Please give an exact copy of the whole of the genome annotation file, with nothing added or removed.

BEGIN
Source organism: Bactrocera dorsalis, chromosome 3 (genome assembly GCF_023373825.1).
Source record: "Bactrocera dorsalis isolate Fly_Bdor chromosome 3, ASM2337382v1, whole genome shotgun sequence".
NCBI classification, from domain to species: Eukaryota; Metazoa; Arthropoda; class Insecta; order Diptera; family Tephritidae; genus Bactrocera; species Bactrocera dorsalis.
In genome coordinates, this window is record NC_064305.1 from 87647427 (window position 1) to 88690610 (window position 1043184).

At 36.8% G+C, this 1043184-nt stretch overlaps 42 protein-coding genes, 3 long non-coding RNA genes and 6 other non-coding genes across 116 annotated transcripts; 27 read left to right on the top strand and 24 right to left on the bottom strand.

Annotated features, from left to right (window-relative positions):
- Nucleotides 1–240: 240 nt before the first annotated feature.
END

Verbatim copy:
Source organism: Bactrocera dorsalis, chromosome 3 (genome assembly GCF_023373825.1).
Source record: "Bactrocera dorsalis isolate Fly_Bdor chromosome 3, ASM2337382v1, whole genome shotgun sequence".
NCBI classification, from domain to species: Eukaryota; Metazoa; Arthropoda; class Insecta; order Diptera; family Tephritidae; genus Bactrocera; species Bactrocera dorsalis.
In genome coordinates, this window is record NC_064305.1 from 87647427 (window position 1) to 88690610 (window position 1043184).

At 36.8% G+C, this 1043184-nt stretch overlaps 42 protein-coding genes, 3 long non-coding RNA genes and 6 other non-coding genes across 116 annotated transcripts; 27 read left to right on the top strand and 24 right to left on the bottom strand.

Annotated features, from left to right (window-relative positions):
- Nucleotides 1–240: 240 nt before the first annotated feature.